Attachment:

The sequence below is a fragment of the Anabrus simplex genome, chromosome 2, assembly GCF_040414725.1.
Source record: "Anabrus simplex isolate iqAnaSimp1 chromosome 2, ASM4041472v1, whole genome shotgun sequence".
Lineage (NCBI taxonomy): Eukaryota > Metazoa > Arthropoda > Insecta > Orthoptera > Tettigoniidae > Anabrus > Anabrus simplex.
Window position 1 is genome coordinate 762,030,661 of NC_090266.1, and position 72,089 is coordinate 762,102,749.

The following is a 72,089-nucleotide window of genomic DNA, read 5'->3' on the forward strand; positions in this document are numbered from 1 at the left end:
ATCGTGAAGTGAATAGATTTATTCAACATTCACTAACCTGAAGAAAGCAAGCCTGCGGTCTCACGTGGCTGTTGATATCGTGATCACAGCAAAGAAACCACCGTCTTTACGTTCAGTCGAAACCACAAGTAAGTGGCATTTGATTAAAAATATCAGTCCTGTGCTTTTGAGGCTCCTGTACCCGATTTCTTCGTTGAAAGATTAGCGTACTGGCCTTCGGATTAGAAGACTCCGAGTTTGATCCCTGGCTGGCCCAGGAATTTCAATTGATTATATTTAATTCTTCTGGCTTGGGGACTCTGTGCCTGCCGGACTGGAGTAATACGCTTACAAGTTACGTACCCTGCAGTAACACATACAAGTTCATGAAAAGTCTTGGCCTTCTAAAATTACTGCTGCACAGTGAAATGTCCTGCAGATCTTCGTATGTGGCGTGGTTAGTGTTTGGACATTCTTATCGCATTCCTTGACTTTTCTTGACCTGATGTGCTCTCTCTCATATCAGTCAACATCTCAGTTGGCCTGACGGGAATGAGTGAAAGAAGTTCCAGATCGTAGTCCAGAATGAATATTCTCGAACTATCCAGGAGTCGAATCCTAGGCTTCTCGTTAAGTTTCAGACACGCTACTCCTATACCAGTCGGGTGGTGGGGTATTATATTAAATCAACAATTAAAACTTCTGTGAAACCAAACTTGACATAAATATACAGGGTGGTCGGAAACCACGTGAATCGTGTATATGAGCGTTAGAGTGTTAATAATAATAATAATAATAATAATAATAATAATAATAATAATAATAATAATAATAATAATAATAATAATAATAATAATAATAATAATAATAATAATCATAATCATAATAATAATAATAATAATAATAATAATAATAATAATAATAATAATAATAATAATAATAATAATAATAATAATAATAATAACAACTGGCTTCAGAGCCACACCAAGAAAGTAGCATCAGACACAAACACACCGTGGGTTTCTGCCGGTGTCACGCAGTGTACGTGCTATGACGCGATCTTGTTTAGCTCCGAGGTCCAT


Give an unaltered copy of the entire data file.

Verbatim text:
The sequence below is a fragment of the Anabrus simplex genome, chromosome 2, assembly GCF_040414725.1.
Source record: "Anabrus simplex isolate iqAnaSimp1 chromosome 2, ASM4041472v1, whole genome shotgun sequence".
Lineage (NCBI taxonomy): Eukaryota > Metazoa > Arthropoda > Insecta > Orthoptera > Tettigoniidae > Anabrus > Anabrus simplex.
Window position 1 is genome coordinate 762,030,661 of NC_090266.1, and position 72,089 is coordinate 762,102,749.

The following is a 72,089-nucleotide window of genomic DNA, read 5'->3' on the forward strand; positions in this document are numbered from 1 at the left end:
ATCGTGAAGTGAATAGATTTATTCAACATTCACTAACCTGAAGAAAGCAAGCCTGCGGTCTCACGTGGCTGTTGATATCGTGATCACAGCAAAGAAACCACCGTCTTTACGTTCAGTCGAAACCACAAGTAAGTGGCATTTGATTAAAAATATCAGTCCTGTGCTTTTGAGGCTCCTGTACCCGATTTCTTCGTTGAAAGATTAGCGTACTGGCCTTCGGATTAGAAGACTCCGAGTTTGATCCCTGGCTGGCCCAGGAATTTCAATTGATTATATTTAATTCTTCTGGCTTGGGGACTCTGTGCCTGCCGGACTGGAGTAATACGCTTACAAGTTACGTACCCTGCAGTAACACATACAAGTTCATGAAAAGTCTTGGCCTTCTAAAATTACTGCTGCACAGTGAAATGTCCTGCAGATCTTCGTATGTGGCGTGGTTAGTGTTTGGACATTCTTATCGCATTCCTTGACTTTTCTTGACCTGATGTGCTCTCTCTCATATCAGTCAACATCTCAGTTGGCCTGACGGGAATGAGTGAAAGAAGTTCCAGATCGTAGTCCAGAATGAATATTCTCGAACTATCCAGGAGTCGAATCCTAGGCTTCTCGTTAAGTTTCAGACACGCTACTCCTATACCAGTCGGGTGGTGGGGTATTATATTAAATCAACAATTAAAACTTCTGTGAAACCAAACTTGACATAAATATACAGGGTGGTCGGAAACCACGTGAATCGTGTATATGAGCGTTAGAGTGTTAATAATAATAATAATAATAATAATAATAATAATAATAATAATAATAATAATAATAATAATAATAATAATAATAATAATAATAATAATAATAATAATCATAATCATAATAATAATAATAATAATAATAATAATAATAATAATAATAATAATAATAATAATAATAATAATAATAATAATAATAATAACAACTGGCTTCAGAGCCACACCAAGAAAGTAGCATCAGACACAAACACACCGTGGGTTTCTGCCGGTGTCACGCAGTGTACGTGCTATGACGCGATCTTGTTTAGCTCCGAGGTCCAT